8.1 Adenosine Triphosphate (ATP)

Figure 8.2 Chemical Structure of ATP

Image showing the chemical structure of ATP
Chemical Structure of ATP

The primary form of chemical energy used in the human body is a chemical compound called adenosine triphosphate (ATP). Structurally, as seen in Figure 8.2, an ATP molecule consists of an adenine (nitrogen containing), a ribose (five carbon sugar), and three phosphate groups.. The chemical bond between the second and third phosphate groups, termed a high-energy bond, represents the greatest source of energy in a cell. It is the first bond that catabolic enzymes break when cells require energy to do work.  During this reaction, a molecule of water is added (in a hydrolysis reaction) to the bond between the second and third phosphate groups. The bond is hydrolyzed and the energy is released.

Figure 8.3 Hydrolysis (left side) and Rephosphorylation (right side) of ATP

Image showing that energy is released when a phosphate group is as ATP is converted to ADP. Energy is required to reverse this reaction from ADP and inorganic phosphate to ATP.
Creation of ATP

This reaction is catalyzed by the enzyme ATPase and the products of this reaction are a molecule of adenosine diphosphate (ADP) and a lone inorganic phosphate group (Pi). ATP, ADP, and Pi are constantly being cycled through reactions that build ATP and store energy, and reactions that break down ATP and release energy.The energy from ATP drives all bodily functions, such as contracting muscles, maintaining the electrical potential of nerve cells, and absorbing food in the gastrointestinal tract. During exercise, the energy released from this reaction can be harnessed by the exercising muscle and converted to the mechanical energy required for muscle contraction.

ATP can be produced from carbohydrates, fats, amino acids, and creatine phosphate. The body does not store ATP to any great extent. Small amounts are stored in the fibers of skeletal muscles, but only enough to support a few seconds of muscle contraction. After ATP is broken down for energy, it needs to be resynthesized (from ADP and Pi) in order for muscle contraction to continue. The process of resynthesizing ADP back to ATP is called rephosphorylation and can be seen in Figure 8.3. In this reaction, ADP is reconnected to Pi to produce ATP. Creatine phosphate (CP) is another high-energy phosphate compound that is stored in the muscles and  is used to rapidly rephosphorylate ADP to ATP when ATP levels decrease. ATP is also made from your body’s stores of carbohydrate, protein, and fat. Carbohydrate and CP can be used to make ATP very quickly, while fat makes ATP more slowly but in greater amounts. Protein can be used to make ATP but it makes ATP slowly and in small amounts so does not provide a significant contribution to your body’s overall energy supply.

Figure 8.4 Recap of ATP Reactions

Infographic summarizing reactions of ATP. The hydrolysis of ATP is when ATP is broken down to ADP, inorganic phosphate, and energy. This reaction requires water and is catalyzed by the enzyme ATPase. Rephosphorylation of ATP occurs when ADP and inorganic phosphate combine to form ATP. This reaction requires energy.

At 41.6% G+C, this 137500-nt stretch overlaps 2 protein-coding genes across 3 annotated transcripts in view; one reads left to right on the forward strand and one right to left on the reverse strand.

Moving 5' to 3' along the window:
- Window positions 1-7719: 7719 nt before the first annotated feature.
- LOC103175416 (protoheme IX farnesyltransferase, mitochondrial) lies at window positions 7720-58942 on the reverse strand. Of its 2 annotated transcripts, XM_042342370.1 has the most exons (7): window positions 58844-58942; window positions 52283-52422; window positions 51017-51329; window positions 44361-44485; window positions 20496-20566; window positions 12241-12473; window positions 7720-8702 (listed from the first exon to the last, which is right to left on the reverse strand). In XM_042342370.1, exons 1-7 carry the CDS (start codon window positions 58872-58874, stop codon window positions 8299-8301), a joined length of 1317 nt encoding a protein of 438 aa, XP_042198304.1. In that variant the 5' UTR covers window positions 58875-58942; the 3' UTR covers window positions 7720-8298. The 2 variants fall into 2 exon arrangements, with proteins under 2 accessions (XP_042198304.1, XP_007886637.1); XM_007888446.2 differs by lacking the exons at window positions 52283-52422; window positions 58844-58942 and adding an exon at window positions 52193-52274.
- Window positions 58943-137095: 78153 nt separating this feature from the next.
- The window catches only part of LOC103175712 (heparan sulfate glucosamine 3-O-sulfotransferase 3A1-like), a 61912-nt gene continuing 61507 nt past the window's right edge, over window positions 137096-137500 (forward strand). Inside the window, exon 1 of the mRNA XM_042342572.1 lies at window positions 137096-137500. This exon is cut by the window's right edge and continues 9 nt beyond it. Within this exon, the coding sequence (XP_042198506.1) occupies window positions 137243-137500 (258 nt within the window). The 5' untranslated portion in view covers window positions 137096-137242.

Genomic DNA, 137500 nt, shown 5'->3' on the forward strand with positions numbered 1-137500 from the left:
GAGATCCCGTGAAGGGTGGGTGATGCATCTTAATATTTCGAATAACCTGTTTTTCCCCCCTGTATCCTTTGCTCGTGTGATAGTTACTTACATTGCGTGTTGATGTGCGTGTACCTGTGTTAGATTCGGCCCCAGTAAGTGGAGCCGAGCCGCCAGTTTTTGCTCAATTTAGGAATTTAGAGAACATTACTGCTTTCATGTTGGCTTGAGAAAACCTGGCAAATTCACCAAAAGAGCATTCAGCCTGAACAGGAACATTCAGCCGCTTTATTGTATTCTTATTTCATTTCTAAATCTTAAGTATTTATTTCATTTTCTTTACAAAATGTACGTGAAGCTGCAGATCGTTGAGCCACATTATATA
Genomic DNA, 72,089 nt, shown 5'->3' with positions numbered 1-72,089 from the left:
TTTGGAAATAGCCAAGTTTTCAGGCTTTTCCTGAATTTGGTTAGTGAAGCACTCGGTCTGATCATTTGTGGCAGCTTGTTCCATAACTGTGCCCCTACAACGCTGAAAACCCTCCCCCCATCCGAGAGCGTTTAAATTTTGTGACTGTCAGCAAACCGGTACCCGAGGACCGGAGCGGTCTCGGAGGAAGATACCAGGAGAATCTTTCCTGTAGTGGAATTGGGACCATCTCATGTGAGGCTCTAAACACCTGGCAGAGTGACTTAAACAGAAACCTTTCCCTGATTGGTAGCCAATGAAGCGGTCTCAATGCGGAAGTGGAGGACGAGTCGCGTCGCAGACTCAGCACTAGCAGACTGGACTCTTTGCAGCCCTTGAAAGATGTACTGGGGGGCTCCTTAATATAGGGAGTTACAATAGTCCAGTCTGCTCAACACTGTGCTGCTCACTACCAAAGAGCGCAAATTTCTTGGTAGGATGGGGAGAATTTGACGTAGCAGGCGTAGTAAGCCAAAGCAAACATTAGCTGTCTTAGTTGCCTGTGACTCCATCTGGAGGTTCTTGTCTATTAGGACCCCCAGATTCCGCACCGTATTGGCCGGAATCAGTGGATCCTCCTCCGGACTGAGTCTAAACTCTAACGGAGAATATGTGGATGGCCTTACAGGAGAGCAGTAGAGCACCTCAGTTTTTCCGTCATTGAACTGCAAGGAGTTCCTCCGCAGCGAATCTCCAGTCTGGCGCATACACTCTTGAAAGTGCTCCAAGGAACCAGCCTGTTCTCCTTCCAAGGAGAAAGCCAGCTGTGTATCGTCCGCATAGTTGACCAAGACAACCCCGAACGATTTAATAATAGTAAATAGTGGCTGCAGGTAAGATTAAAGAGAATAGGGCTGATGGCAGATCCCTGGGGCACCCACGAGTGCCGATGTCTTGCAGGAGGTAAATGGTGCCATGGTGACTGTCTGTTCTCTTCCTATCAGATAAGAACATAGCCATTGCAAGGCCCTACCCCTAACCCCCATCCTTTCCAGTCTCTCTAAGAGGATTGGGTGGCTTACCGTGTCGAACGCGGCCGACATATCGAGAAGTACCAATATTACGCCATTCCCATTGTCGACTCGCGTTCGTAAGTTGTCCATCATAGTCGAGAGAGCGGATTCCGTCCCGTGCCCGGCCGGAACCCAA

Hydrolysis and Rephosphorylation of ATP

As mentioned earlier, ATP is not stored to any great extent in the body so we can say that ATP production is a “make it as you go” system. For example, at rest your ATP needs are low, so ATP production is slow but if you need more ATP because you want to go for a run, your body will respond to that demand by increasing the amount of ATP produced. There are three major energy systems, as seen in Figure 8.5, the body can use to make or resynthesize ATP during exercise. These energy systems will be covered in more detail later in this chapter.

Figure 8.5 Energy Systems that Contribute to ATP Production

Infographic listing the three major energy systems: ATP-CP system, anaerobic glycolysis, and aerobic metabolism
Major Energy Systems and ATP Production

The three primary energy producing systems in the human body are the ATP–CP system (also known as the phosphagen system), anaerobic glycolysis, and aerobic metabolism (Krebs cycle/electron transport system). Before we begin discussing the amount of ATP produced and speed of each of the three systems, it is important to understand how the systems work together to provide the body with a steady supply of energy during different types of activity and as the intensity of an activity changes. Physical activity can be performed at many different intensities and durations. In general, the intensity and the duration of the activity determine which energy system is predominating as the main source of ATP production. The term “predominating” is key, because no energy system operates at the exclusion of the other systems. All three systems operate simultaneously and continuously. One system may predominate as the main producer of ATP, but the other systems are still active, just to a lesser degree. As we discuss the different systems, we are also giving examples of activities that predominantly use that energy system. Always remembering that the other systems are still contributing, even if only a small percentage, to the overall ATP production.

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Nutrition and Physical Fitness Copyright © 2022 by Angela Harter Alger is licensed under a Creative Commons Attribution 4.0 International License, except where otherwise noted.

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